What about certification?

Certifying imports from other countries as sustainable or comparably managed to U.S. standards requires a huge political lift. Negative certifications must go through the Department of Commerce, the U.S. Trade Representative, the Department of State, the Department of the Treasury, and possibly others, with the President having the final say. At any of those points a negative certification could be denied. In addition, it would be difficult to identify which countries should receive negative certifications. Globally, China and Hong Kong are known as the hub of the shark fin trade, but that does not necessarily mean that these sharks were harvested from Chinese waters by the Chinese fishing fleet. Fins sold in/from China may be re-exports from any other nation and the fins could have changed hands multiple times between the boat and the market. For this reason, certainty that the right countries are being certified would be extremely difficult.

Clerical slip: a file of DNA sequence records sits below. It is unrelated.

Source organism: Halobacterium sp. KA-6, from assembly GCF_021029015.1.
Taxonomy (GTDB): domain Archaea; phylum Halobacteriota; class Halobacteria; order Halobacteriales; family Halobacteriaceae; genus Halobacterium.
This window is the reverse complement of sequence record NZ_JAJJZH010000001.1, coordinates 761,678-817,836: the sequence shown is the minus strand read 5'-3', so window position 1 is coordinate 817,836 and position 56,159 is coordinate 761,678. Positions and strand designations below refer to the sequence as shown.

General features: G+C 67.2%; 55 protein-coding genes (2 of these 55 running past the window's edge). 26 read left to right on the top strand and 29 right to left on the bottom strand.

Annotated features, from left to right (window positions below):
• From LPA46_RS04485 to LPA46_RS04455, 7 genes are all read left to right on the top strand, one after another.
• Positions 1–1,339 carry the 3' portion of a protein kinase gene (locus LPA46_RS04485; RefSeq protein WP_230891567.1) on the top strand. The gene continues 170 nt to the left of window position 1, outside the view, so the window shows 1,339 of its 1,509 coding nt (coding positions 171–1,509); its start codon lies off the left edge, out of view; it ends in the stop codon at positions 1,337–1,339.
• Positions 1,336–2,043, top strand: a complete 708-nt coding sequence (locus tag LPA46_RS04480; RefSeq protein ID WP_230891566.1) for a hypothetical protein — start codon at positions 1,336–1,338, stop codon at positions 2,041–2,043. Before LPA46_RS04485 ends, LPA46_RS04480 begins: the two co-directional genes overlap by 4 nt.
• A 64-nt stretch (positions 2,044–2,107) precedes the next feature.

If the U.S. supply ends, might the demand be filled by a country with lax shark laws?

The idea that if the U.S. supply of shark fins ends the market will be filled by a less conservation-oriented nation is a principal known as conservation leakage and was discussed in this recent article. However, as this paper states, “conservation leakage results when domestic measures to conserve resources lead to negative environmental impacts from an increase in foreign production to meet persistent demand.” The shark fin trade does not fit the qualification of having persistent demand. In fact, the worldwide shark fin trade has declined about 20 percent since 2003. A collaboration between BLOOM and the Social Sciences Research Centre of The University of Hong Kong found that nearly 70 percent of Hong Kong residents have reduced or stopped eating shark fin soup, and over 80 percent of surveyed respondents say that environmental concerns are the reason they are consuming less. If fewer people are eating shark fin soup and the market is on a downward trend, then a major assumption needed for conservation leakage to occur is no longer valid.